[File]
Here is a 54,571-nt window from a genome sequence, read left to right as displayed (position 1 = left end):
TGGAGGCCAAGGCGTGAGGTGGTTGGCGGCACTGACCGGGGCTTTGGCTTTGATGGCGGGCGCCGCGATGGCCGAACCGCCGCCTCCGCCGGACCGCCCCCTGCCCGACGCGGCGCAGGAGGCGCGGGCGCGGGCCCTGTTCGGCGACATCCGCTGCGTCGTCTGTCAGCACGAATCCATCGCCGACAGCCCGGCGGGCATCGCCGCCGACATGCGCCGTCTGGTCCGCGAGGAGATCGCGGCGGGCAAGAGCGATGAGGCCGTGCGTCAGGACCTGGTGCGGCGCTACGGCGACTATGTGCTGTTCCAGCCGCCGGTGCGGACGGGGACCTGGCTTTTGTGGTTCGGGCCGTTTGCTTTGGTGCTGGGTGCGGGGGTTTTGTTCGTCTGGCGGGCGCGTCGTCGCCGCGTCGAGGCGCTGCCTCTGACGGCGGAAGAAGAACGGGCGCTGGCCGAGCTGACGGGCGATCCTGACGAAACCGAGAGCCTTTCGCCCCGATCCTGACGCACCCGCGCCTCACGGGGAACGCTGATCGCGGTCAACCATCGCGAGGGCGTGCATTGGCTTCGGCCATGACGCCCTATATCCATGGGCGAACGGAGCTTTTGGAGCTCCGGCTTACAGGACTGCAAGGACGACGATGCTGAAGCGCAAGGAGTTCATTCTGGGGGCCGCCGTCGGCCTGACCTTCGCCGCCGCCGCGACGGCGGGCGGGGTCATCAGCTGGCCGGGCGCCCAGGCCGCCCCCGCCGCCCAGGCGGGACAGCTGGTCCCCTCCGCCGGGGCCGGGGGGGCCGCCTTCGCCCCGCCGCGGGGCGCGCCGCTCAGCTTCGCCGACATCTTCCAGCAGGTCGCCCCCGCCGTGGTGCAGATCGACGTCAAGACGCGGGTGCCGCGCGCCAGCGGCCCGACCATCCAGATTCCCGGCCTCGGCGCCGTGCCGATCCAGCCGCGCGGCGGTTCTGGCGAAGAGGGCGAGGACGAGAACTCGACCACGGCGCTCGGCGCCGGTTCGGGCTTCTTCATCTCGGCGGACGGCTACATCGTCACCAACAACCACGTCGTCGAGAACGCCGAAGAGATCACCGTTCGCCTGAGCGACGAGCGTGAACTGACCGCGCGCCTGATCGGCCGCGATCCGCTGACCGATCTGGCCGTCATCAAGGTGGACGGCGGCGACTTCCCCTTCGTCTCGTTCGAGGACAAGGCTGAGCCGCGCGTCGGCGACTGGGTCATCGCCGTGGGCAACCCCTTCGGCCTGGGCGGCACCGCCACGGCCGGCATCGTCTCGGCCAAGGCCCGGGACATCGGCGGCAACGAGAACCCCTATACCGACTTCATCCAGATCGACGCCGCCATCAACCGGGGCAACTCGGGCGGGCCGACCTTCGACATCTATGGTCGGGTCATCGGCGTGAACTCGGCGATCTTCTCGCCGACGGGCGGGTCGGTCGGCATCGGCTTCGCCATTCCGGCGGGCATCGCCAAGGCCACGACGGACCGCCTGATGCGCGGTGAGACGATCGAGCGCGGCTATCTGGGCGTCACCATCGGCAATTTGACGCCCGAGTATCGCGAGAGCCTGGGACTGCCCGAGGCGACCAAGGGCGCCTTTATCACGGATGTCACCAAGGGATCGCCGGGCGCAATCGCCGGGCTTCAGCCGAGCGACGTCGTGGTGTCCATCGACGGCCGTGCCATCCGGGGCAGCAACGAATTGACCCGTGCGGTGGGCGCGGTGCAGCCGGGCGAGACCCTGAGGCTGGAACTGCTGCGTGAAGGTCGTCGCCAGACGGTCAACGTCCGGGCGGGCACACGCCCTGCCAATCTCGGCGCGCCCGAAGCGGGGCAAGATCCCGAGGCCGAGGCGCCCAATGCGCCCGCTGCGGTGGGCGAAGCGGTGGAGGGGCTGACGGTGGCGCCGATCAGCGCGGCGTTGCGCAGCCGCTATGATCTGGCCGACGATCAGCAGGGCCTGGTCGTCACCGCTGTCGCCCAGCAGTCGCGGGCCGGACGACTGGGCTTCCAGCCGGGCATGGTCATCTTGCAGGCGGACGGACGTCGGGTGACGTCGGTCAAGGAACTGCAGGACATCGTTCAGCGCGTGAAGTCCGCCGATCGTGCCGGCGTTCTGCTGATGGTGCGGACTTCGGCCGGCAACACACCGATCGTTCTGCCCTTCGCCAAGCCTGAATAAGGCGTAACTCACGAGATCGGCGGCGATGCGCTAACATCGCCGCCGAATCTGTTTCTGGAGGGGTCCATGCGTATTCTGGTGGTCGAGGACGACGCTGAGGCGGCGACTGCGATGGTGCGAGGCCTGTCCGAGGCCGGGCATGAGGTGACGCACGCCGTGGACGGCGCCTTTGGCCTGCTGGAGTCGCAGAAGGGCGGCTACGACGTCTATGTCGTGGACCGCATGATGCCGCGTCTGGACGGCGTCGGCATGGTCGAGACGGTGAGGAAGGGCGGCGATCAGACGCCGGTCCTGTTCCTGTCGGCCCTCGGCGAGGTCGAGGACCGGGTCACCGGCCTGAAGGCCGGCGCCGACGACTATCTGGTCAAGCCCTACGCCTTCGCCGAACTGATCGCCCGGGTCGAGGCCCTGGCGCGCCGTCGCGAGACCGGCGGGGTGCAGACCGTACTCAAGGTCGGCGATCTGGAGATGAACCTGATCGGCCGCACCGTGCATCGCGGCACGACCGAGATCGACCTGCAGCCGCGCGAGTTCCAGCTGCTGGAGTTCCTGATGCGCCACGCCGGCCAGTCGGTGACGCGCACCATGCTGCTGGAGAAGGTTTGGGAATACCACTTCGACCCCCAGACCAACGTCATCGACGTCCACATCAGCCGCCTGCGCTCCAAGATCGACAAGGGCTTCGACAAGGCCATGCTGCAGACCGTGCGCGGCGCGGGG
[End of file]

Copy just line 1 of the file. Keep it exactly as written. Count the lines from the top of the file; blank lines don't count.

Here is a 54,571-nt window from a genome sequence, read left to right as displayed (position 1 = left end):